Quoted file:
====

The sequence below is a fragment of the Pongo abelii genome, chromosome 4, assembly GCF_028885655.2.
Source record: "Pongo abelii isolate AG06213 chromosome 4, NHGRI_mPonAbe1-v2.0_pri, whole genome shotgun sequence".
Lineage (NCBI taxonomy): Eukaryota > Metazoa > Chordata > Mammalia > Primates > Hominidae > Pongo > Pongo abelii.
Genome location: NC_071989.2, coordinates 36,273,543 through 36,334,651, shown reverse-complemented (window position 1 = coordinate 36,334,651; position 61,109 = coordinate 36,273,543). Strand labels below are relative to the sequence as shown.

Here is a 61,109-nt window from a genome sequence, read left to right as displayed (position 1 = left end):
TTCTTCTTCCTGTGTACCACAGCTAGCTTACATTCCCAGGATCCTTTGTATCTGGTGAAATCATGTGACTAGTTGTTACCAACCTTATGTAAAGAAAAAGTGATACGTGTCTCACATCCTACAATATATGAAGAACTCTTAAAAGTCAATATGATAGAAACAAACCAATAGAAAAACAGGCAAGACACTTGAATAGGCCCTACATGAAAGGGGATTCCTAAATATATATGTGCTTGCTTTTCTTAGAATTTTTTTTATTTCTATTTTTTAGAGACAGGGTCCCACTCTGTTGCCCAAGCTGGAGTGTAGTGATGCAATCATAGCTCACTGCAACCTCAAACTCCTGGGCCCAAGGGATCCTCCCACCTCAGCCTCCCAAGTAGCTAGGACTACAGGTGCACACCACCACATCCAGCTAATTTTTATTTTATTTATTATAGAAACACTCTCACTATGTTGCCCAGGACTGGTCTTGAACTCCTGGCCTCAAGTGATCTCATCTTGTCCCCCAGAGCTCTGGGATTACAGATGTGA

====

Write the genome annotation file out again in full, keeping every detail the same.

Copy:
The sequence below is a fragment of the Pongo abelii genome, chromosome 4, assembly GCF_028885655.2.
Source record: "Pongo abelii isolate AG06213 chromosome 4, NHGRI_mPonAbe1-v2.0_pri, whole genome shotgun sequence".
Lineage (NCBI taxonomy): Eukaryota > Metazoa > Chordata > Mammalia > Primates > Hominidae > Pongo > Pongo abelii.
Genome location: NC_071989.2, coordinates 36,273,543 through 36,334,651, shown reverse-complemented (window position 1 = coordinate 36,334,651; position 61,109 = coordinate 36,273,543). Strand labels below are relative to the sequence as shown.

Here is a 61,109-nt window from a genome sequence, read left to right as displayed (position 1 = left end):
TTCTTCTTCCTGTGTACCACAGCTAGCTTACATTCCCAGGATCCTTTGTATCTGGTGAAATCATGTGACTAGTTGTTACCAACCTTATGTAAAGAAAAAGTGATACGTGTCTCACATCCTACAATATATGAAGAACTCTTAAAAGTCAATATGATAGAAACAAACCAATAGAAAAACAGGCAAGACACTTGAATAGGCCCTACATGAAAGGGGATTCCTAAATATATATGTGCTTGCTTTTCTTAGAATTTTTTTTATTTCTATTTTTTAGAGACAGGGTCCCACTCTGTTGCCCAAGCTGGAGTGTAGTGATGCAATCATAGCTCACTGCAACCTCAAACTCCTGGGCCCAAGGGATCCTCCCACCTCAGCCTCCCAAGTAGCTAGGACTACAGGTGCACACCACCACATCCAGCTAATTTTTATTTTATTTATTATAGAAACACTCTCACTATGTTGCCCAGGACTGGTCTTGAACTCCTGGCCTCAAGTGATCTCATCTTGTCCCCCAGAGCTCTGGGATTACAGATGTGA